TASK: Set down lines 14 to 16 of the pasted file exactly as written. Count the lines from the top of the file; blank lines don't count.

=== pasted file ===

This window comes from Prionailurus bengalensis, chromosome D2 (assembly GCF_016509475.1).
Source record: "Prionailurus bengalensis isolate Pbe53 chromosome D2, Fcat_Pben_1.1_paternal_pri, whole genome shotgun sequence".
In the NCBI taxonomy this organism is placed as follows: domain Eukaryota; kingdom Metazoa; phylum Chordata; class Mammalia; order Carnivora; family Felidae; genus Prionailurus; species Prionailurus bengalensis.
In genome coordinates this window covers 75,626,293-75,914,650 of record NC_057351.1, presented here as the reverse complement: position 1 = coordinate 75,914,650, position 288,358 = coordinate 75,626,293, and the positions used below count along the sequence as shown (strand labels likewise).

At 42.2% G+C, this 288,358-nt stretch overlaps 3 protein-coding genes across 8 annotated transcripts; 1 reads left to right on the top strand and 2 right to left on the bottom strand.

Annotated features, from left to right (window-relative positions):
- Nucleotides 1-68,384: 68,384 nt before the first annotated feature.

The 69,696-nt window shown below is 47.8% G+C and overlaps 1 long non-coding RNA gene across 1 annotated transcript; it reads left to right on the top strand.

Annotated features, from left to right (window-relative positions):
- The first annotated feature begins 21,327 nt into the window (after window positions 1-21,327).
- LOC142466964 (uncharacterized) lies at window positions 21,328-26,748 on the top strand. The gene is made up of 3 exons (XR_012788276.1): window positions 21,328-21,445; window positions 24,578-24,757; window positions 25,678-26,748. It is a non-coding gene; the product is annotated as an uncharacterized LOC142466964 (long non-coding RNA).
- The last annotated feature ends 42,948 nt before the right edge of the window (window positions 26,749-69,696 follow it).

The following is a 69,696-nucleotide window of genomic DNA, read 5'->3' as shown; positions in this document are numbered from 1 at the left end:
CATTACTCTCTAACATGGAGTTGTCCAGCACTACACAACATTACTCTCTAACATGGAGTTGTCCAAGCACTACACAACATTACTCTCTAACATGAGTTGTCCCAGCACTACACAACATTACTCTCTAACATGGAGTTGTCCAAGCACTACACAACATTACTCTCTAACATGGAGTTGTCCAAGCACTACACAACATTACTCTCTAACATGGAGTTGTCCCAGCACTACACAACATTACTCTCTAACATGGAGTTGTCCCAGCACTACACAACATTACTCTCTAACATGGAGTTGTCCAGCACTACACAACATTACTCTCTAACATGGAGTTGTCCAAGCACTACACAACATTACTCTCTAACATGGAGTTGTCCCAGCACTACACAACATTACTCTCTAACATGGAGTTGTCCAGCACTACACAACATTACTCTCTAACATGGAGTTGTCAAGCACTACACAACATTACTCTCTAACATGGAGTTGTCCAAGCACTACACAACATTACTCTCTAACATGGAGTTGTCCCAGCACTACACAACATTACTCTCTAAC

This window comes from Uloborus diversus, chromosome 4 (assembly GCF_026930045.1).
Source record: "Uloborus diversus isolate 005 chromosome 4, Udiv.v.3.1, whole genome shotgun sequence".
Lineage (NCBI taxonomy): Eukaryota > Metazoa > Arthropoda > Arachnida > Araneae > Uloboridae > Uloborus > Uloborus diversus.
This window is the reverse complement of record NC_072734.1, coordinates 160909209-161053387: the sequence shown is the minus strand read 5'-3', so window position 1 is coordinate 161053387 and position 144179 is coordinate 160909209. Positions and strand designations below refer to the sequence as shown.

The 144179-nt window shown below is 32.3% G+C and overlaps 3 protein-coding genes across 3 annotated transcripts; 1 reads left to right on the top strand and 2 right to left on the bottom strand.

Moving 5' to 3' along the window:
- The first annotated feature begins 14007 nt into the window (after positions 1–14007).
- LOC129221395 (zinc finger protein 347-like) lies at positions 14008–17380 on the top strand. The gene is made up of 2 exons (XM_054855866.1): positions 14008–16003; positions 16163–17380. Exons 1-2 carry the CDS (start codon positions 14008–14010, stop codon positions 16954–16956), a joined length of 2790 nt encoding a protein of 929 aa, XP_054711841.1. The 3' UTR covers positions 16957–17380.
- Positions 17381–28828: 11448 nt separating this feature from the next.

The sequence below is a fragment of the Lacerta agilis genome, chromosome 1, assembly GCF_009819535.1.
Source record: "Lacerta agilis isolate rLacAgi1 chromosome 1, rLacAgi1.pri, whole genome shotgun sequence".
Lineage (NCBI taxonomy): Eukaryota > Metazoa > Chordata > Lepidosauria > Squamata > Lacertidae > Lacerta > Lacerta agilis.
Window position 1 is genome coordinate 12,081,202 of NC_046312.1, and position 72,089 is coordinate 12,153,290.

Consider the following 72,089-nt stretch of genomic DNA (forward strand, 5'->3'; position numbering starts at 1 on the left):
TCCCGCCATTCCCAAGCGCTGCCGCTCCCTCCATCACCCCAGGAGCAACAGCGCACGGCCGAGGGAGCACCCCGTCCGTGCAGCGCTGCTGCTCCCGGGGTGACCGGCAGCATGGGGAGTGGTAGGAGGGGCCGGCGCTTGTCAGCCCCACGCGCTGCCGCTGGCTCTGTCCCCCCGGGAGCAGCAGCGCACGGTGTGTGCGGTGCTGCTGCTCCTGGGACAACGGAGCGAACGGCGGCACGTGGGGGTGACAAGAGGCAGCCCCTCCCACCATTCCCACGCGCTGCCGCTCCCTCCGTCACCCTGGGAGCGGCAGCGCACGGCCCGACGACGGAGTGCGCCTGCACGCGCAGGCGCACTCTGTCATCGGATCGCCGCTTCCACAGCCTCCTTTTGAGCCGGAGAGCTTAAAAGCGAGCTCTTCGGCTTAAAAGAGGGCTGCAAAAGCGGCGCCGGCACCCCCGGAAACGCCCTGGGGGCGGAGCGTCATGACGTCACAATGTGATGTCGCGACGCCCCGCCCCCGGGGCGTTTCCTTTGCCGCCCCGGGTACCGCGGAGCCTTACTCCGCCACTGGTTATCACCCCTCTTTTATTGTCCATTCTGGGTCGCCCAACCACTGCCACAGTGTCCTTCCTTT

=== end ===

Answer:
CATTACTCTCTAACATGGAGTTGTCCAGCACTACACAACATTACTCTCTAACATGGAGTTGTCCAAGCACTACACAACATTACTCTCTAACATGAGTTGTCCCAGCACTACACAACATTACTCTCTAACATGGAGTTGTCCAAGCACTACACAACATTACTCTCTAACATGGAGTTGTCCAAGCACTACACAACATTACTCTCTAACATGGAGTTGTCCCAGCACTACACAACATTACTCTCTAACATGGAGTTGTCCCAGCACTACACAACATTACTCTCTAACATGGAGTTGTCCAGCACTACACAACATTACTCTCTAACATGGAGTTGTCCAAGCACTACACAACATTACTCTCTAACATGGAGTTGTCCCAGCACTACACAACATTACTCTCTAACATGGAGTTGTCCAGCACTACACAACATTACTCTCTAACATGGAGTTGTCAAGCACTACACAACATTACTCTCTAACATGGAGTTGTCCAAGCACTACACAACATTACTCTCTAACATGGAGTTGTCCCAGCACTACACAACATTACTCTCTAAC

This window comes from Uloborus diversus, chromosome 4 (assembly GCF_026930045.1).
Source record: "Uloborus diversus isolate 005 chromosome 4, Udiv.v.3.1, whole genome shotgun sequence".